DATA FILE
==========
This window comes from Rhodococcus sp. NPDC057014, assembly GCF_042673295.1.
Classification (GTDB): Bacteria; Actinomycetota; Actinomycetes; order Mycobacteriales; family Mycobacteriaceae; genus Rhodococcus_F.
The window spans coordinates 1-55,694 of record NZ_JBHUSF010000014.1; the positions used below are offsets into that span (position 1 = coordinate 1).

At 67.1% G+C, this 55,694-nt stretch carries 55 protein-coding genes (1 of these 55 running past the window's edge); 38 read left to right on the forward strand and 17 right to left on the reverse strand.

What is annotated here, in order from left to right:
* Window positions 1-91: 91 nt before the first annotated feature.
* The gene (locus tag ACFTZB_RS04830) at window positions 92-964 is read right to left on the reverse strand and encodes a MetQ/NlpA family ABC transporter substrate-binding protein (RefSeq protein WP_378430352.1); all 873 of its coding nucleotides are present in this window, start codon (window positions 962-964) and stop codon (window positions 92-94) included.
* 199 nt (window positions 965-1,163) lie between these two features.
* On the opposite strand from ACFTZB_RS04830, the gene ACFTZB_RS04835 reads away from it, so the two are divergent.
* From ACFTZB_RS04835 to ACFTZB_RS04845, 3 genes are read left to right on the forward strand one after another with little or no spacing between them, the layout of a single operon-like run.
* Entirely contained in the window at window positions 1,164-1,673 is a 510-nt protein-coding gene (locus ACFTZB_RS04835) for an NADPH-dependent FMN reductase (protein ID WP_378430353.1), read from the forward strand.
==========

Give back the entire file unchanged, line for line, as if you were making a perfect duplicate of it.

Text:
This window comes from Rhodococcus sp. NPDC057014, assembly GCF_042673295.1.
Classification (GTDB): Bacteria; Actinomycetota; Actinomycetes; order Mycobacteriales; family Mycobacteriaceae; genus Rhodococcus_F.
The window spans coordinates 1-55,694 of record NZ_JBHUSF010000014.1; the positions used below are offsets into that span (position 1 = coordinate 1).

At 67.1% G+C, this 55,694-nt stretch carries 55 protein-coding genes (1 of these 55 running past the window's edge); 38 read left to right on the forward strand and 17 right to left on the reverse strand.

What is annotated here, in order from left to right:
* Window positions 1-91: 91 nt before the first annotated feature.
* The gene (locus tag ACFTZB_RS04830) at window positions 92-964 is read right to left on the reverse strand and encodes a MetQ/NlpA family ABC transporter substrate-binding protein (RefSeq protein WP_378430352.1); all 873 of its coding nucleotides are present in this window, start codon (window positions 962-964) and stop codon (window positions 92-94) included.
* 199 nt (window positions 965-1,163) lie between these two features.
* On the opposite strand from ACFTZB_RS04830, the gene ACFTZB_RS04835 reads away from it, so the two are divergent.
* From ACFTZB_RS04835 to ACFTZB_RS04845, 3 genes are read left to right on the forward strand one after another with little or no spacing between them, the layout of a single operon-like run.
* Entirely contained in the window at window positions 1,164-1,673 is a 510-nt protein-coding gene (locus ACFTZB_RS04835) for an NADPH-dependent FMN reductase (protein ID WP_378430353.1), read from the forward strand.